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Consumer Inflation Remains Flat

Consumer prices in the United States edged up a tiny 0.1 percent last month as energy costs went down significantly for the second straight month, sending a price-stability message that was at odds with the most recent wholesale price report.

The small increase, reported Wednesday by the Labor Department, marked the second month that consumer inflation remained very much under control. The closely watched Consumer Price Index had posted no gain at all in December. Outside of food and energy, prices that economists watch for, a reading of so-called core inflation showed a modest 0.2 percent increase in January, the same as December.

The tame CPI report had followed a worrisome report on wholesale prices last Friday which showed a 0.3 percent gain overall and a sharp 0.8 percent jump in core inflation, the biggest increase in this area in more than six years.

The difference in the performance of wholesale prices and retail prices paid by consumers was just the latest in a number of conflicting signals about inflation that have roiled financial markets.

The dollar took a big tumble on Tuesday after a report that South Korea intended to invest less of its holdings in the U.S. currency, raising new fears that the dollar's three-year decline could intensify, a development that could worsen inflation in this country by making imported goods more expensive to American consumers.

The dollar's decline and a big jump in the price of oil sent the Dow Jones industrial average tumbling by 174 points on Tuesday, its biggest one-day point loss since mid-2003.

Most economists are forecasting that inflation will actually moderate this year, a prediction that is based on a belief that oil prices, which hit a record of $55 per barrel last October, will fall below $40 per barrel by the end of this year. However, they concede that further attacks on oil pipelines in Iraq or other turmoil in that region could destroy their hopes for falling energy prices.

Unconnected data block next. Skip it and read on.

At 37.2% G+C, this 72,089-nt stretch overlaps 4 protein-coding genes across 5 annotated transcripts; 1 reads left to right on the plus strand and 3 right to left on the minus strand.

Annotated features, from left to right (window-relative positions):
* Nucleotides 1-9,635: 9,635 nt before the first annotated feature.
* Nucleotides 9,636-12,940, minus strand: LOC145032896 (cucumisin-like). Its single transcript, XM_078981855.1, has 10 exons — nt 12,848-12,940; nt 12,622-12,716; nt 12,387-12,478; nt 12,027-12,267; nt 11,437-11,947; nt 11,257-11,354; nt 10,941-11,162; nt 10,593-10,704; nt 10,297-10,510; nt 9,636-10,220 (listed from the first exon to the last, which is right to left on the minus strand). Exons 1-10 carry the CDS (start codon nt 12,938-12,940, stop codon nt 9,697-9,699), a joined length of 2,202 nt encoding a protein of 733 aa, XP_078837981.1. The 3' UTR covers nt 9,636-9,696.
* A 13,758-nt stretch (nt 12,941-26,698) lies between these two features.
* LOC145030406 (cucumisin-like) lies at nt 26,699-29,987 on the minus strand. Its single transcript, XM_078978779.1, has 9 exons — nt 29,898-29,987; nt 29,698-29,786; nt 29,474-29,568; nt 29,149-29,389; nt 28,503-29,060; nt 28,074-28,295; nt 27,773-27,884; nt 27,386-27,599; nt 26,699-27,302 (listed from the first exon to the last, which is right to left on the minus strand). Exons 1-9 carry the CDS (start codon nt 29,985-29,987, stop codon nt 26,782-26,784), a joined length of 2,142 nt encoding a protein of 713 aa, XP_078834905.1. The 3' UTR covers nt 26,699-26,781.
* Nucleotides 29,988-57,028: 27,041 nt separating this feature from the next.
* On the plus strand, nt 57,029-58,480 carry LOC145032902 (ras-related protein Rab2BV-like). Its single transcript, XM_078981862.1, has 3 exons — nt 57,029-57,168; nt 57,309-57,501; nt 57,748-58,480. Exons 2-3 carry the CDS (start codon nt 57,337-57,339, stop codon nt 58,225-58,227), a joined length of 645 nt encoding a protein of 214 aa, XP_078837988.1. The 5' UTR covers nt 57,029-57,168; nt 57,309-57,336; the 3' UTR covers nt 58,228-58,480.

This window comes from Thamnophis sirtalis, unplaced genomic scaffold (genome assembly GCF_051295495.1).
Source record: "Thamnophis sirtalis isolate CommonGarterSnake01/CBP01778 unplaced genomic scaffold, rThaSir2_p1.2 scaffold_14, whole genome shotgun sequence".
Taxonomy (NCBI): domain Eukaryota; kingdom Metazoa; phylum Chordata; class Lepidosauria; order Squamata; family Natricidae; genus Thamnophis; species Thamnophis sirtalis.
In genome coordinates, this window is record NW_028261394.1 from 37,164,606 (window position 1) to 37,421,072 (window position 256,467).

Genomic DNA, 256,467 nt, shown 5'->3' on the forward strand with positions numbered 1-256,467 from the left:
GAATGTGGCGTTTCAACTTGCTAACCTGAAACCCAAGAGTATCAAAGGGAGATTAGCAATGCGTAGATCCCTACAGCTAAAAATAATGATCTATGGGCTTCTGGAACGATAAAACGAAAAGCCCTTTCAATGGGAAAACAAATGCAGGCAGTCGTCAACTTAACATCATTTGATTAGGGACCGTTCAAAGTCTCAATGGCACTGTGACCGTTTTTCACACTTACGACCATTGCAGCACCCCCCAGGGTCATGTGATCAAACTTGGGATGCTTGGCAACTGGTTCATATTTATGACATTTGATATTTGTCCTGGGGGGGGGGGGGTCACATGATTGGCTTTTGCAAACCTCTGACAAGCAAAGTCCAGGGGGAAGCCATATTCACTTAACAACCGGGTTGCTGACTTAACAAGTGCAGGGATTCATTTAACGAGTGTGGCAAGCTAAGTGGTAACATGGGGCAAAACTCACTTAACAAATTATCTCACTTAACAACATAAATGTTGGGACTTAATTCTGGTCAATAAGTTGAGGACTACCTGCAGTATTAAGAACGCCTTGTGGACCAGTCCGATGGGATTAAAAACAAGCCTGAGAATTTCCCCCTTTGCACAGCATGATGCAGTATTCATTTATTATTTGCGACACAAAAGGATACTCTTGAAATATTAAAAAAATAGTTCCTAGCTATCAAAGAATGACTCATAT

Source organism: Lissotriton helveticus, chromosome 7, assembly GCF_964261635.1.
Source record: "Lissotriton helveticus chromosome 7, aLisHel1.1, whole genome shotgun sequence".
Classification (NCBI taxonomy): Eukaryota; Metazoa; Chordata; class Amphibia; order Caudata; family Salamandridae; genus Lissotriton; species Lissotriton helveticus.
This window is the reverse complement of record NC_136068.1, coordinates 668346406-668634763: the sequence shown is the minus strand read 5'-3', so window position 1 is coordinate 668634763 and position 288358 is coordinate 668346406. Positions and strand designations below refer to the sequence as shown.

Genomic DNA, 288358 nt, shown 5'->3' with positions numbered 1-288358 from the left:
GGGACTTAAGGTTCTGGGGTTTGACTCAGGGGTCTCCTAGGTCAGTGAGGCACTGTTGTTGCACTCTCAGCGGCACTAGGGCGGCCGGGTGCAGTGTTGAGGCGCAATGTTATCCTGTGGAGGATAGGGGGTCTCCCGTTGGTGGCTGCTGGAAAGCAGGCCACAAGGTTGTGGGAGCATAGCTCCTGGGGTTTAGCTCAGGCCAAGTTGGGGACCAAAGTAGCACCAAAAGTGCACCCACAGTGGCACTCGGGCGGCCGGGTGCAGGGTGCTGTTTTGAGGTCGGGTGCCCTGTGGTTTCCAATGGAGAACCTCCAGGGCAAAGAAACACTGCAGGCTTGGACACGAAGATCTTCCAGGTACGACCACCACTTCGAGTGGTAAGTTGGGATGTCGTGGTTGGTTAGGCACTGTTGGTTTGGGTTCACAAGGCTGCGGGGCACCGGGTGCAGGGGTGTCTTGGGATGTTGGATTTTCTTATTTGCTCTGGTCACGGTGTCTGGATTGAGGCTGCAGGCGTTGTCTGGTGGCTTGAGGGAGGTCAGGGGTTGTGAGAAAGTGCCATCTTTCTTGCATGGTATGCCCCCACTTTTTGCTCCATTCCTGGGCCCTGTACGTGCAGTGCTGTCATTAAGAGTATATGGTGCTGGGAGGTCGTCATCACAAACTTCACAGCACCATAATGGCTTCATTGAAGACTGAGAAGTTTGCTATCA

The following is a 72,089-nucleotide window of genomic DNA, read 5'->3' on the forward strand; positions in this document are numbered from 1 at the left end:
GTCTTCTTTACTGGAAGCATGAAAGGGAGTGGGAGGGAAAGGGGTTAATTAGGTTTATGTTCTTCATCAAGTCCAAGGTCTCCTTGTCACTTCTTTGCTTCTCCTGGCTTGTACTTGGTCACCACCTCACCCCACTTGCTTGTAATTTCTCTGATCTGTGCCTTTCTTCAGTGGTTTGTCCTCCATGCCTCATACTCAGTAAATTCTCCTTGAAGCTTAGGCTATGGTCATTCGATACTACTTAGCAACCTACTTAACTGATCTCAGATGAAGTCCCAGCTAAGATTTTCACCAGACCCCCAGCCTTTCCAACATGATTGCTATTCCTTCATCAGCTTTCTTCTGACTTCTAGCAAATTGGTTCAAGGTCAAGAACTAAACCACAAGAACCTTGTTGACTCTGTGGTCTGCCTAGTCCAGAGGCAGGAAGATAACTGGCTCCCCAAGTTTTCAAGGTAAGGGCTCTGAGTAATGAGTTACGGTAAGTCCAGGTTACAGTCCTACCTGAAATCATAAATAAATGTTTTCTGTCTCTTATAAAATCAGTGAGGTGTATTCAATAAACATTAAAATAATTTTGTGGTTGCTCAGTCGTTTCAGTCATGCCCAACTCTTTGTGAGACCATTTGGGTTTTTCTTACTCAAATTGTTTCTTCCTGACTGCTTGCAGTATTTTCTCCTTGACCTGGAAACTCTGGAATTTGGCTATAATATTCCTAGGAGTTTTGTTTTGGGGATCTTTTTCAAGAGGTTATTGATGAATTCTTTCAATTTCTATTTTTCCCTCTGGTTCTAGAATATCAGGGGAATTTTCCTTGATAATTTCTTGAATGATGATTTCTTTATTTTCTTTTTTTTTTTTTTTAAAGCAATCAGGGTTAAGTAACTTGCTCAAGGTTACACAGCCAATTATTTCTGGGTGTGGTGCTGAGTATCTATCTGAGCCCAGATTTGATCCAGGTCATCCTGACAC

Federal Reserve Chairman Alan Greenspan testified last week that the central bank believed inflationary pressures were remaining at a relatively low ebb but Fed policy-makers were ready to respond quickly should price pressures begin to mount.

For January, energy prices dropped by 1.1 percent, reflecting declines of 2.1 percent for gasoline pump prices, 3 percent for natural gas and 5.2 percent for home heating oil. In December, energy prices had fallen by 1.3 percent after two months of big increases.

Food prices edged up a small 0.1 percent in January following no change in December. The moderate food rise last month was helped by a huge 11.8 percent drop in vegetable prices, the biggest one-month decline in this category in more than 13 years. It reflected in part a return to more normal supplies after the hurricane disruptions of last fall.

The increase in prices outside of food and energy represented the fourth straight month that core inflation posted a moderate 0.2 percent rise.

As with wholesale prices, the biggest gains were in new cars and tobacco. New car prices, reflecting the removal of attractive end-of-year incentive offers, were up 0.7 percent while tobacco costs rose by 1.9 percent, the biggest increase since August 2002.

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